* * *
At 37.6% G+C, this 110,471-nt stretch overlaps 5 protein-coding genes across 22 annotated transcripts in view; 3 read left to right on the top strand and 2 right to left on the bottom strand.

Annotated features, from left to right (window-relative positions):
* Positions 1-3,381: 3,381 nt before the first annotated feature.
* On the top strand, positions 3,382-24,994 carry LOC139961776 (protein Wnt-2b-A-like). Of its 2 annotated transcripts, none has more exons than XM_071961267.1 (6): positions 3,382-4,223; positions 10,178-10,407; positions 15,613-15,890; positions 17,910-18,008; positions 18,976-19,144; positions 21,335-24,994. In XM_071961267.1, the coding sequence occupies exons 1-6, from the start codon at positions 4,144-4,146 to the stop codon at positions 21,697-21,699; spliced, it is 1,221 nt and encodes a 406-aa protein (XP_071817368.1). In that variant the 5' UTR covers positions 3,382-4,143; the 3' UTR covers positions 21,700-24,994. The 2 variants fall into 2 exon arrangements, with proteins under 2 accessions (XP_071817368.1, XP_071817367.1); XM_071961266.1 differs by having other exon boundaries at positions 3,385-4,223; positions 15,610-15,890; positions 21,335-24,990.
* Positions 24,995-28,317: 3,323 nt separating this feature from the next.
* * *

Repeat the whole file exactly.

At 37.6% G+C, this 110,471-nt stretch overlaps 5 protein-coding genes across 22 annotated transcripts in view; 3 read left to right on the top strand and 2 right to left on the bottom strand.

Annotated features, from left to right (window-relative positions):
* Positions 1-3,381: 3,381 nt before the first annotated feature.
* On the top strand, positions 3,382-24,994 carry LOC139961776 (protein Wnt-2b-A-like). Of its 2 annotated transcripts, none has more exons than XM_071961267.1 (6): positions 3,382-4,223; positions 10,178-10,407; positions 15,613-15,890; positions 17,910-18,008; positions 18,976-19,144; positions 21,335-24,994. In XM_071961267.1, the coding sequence occupies exons 1-6, from the start codon at positions 4,144-4,146 to the stop codon at positions 21,697-21,699; spliced, it is 1,221 nt and encodes a 406-aa protein (XP_071817368.1). In that variant the 5' UTR covers positions 3,382-4,143; the 3' UTR covers positions 21,700-24,994. The 2 variants fall into 2 exon arrangements, with proteins under 2 accessions (XP_071817368.1, XP_071817367.1); XM_071961266.1 differs by having other exon boundaries at positions 3,385-4,223; positions 15,610-15,890; positions 21,335-24,990.
* Positions 24,995-28,317: 3,323 nt separating this feature from the next.